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Old 01-01-2014, 07:38 PM
 
Location: Denver, Colorado U.S.A.
14,174 posts, read 23,274,499 times
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Quote:
Originally Posted by Mike from back east View Post
Not sure what will happen, but Wall Street is watching this as someone is estimating $578M in annual sales.

I don't see tons of visitors coming here since MJ is so readily available in every community in the nation.

I foresee an initial surge from the newness factor before settling down into a routine biz by the end of 2014.
That's what I'm looking at. The added tax revenue and how that affects Colorado. I have no interest in legal pot otherwise.
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Old 01-01-2014, 07:40 PM
 
Location: Denver, Colorado U.S.A.
14,174 posts, read 23,274,499 times
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Quote:
Originally Posted by jazzlover View Post
Gee, I wonder which tourists the resorts would rather cater to--a bunch of young, broke stoners, or a bunch of affluent Bible Belt parents and their families with five to six figure credit card limits? Don't say both, because the two groups really don't want to be around each other.
That's quite a stereotype. I don't/won't smoke weed, but I know plenty of white collar, 6 figure earners here in Denver who smoke it every now and then. And I have plenty of poor, not-so-bright relatives who live in the Bible Belt.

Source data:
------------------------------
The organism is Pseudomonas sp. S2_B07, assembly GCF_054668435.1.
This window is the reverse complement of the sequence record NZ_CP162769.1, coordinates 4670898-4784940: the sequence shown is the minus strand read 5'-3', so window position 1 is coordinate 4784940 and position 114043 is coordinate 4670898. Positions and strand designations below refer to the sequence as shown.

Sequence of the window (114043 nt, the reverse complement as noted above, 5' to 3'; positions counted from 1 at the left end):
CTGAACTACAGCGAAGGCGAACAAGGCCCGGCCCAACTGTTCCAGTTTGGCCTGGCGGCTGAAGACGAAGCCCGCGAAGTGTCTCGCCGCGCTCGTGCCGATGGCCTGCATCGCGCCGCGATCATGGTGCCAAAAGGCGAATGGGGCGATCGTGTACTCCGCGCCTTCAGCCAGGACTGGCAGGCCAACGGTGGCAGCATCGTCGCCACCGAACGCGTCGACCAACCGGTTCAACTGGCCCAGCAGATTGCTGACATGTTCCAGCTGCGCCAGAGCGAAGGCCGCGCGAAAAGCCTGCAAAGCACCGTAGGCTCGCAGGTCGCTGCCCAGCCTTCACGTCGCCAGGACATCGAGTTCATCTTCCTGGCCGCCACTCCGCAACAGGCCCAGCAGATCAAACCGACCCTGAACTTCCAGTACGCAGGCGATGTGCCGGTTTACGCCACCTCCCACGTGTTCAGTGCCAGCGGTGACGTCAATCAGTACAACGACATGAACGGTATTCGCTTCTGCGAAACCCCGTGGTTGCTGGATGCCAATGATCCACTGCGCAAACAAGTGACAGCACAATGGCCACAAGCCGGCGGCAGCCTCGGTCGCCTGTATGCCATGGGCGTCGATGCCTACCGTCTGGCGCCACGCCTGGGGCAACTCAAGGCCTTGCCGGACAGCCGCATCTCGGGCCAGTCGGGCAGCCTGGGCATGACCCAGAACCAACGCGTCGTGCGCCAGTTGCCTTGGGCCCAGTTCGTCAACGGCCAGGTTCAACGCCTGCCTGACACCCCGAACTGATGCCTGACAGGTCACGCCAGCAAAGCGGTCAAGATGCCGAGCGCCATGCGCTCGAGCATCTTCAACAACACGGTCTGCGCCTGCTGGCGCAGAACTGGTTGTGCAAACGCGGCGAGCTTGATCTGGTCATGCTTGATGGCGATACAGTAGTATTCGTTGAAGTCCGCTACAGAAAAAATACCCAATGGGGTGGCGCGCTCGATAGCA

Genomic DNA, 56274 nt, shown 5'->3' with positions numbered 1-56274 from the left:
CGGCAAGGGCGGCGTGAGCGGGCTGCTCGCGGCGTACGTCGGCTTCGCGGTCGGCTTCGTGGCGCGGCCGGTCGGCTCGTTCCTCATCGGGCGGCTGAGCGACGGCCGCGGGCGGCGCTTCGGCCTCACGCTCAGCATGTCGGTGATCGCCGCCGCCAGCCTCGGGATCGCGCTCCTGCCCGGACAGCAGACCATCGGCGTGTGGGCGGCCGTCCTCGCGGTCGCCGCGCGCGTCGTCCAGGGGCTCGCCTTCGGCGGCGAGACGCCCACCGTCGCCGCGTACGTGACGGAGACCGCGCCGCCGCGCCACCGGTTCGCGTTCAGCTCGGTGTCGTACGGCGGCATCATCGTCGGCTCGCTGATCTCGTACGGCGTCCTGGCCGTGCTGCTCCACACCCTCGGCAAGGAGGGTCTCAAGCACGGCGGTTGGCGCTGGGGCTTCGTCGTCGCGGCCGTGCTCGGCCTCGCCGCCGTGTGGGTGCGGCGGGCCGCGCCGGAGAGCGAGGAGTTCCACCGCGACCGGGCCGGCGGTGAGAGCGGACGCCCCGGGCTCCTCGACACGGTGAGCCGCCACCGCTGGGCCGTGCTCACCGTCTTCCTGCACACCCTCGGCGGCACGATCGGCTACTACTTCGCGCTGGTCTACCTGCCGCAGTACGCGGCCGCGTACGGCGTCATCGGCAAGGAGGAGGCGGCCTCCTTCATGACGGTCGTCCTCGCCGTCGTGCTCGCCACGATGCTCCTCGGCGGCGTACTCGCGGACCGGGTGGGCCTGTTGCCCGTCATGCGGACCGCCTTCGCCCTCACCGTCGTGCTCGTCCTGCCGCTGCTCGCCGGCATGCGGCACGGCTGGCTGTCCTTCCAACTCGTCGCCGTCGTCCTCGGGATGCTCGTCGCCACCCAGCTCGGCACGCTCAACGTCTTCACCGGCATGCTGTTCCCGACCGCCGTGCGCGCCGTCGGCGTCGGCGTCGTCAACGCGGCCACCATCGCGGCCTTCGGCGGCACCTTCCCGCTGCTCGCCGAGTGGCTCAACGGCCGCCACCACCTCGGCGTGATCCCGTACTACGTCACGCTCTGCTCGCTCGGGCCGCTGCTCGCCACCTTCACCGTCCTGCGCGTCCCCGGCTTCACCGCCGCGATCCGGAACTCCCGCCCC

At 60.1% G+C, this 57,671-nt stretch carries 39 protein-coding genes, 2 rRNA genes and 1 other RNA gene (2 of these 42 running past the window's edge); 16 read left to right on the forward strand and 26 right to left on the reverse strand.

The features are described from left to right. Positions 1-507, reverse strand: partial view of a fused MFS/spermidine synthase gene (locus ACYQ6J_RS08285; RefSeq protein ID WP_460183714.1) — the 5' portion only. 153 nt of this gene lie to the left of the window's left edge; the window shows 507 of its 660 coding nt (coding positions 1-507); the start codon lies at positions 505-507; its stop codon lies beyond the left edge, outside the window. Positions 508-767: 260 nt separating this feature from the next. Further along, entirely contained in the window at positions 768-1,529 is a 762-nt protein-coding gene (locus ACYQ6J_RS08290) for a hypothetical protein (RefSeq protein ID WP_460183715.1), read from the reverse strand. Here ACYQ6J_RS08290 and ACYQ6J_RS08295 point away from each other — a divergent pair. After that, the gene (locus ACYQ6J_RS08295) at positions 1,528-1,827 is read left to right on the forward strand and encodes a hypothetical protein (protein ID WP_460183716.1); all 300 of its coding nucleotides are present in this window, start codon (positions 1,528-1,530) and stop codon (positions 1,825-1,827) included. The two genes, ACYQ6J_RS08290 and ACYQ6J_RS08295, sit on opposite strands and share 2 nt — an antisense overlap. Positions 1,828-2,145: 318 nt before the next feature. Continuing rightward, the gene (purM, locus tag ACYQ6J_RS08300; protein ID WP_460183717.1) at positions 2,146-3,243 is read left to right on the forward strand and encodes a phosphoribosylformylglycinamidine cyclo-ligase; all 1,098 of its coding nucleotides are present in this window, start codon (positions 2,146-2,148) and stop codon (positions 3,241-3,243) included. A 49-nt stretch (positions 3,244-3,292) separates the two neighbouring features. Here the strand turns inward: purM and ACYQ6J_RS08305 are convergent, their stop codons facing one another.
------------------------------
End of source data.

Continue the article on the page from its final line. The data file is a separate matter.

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Old 01-01-2014, 07:44 PM
 
Location: Denver, Colorado U.S.A.
14,174 posts, read 23,274,499 times
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Quote:
Originally Posted by Floorist View Post
You can buy pot almost anywhere. Many police depts don't even bother with pot arrests anymore. They use their limited resources for other crimes. I think the tourist backlash with their new gun control laws will shrink tourism more than pot will boost it.
They've already reported that hunting in CO is not down at all, so I guess the gun nut boycott of CO didn't work lol!
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Old 01-01-2014, 08:03 PM
 
8,317 posts, read 25,840,928 times
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Quote:
Originally Posted by denverian View Post
That's quite a stereotype. I don't/won't smoke weed, but I know plenty of white collar, 6 figure earners here in Denver who smoke it every now and then. And I have plenty of poor, not-so-bright relatives who live in the Bible Belt.
There are certainly those cases. One of the resorts' major business problems is that they are losing family business--the guy that brings his wife and kids to Colorado for a ski or summer vacation. Many middle class families can no longer afford it. One of things that I've learned from some really good marketing people that I've worked with is that you do not want to alienate any of your current customer base when you go after another market segment, especially if you are operating in a mature industry where any new growth in customers is very limited (and that is where the current Colorado tourist industry is). Now, I don't think there are too many family people that really want to take their kids to a place where a drug that is illegal in most of the rest of the country (and still illegal at the federal level) is being freely sold for recreational use. And I don't think that the resorts catering to that family demographic are going to be too keen on marketing to people who would want to use marijuana on their premises. I could easily see it going the other way--where resorts and other tourist establishments absolutely prevent customers from even bringing MJ on their property--something that the business establishment has an absolute right to do. It's their property.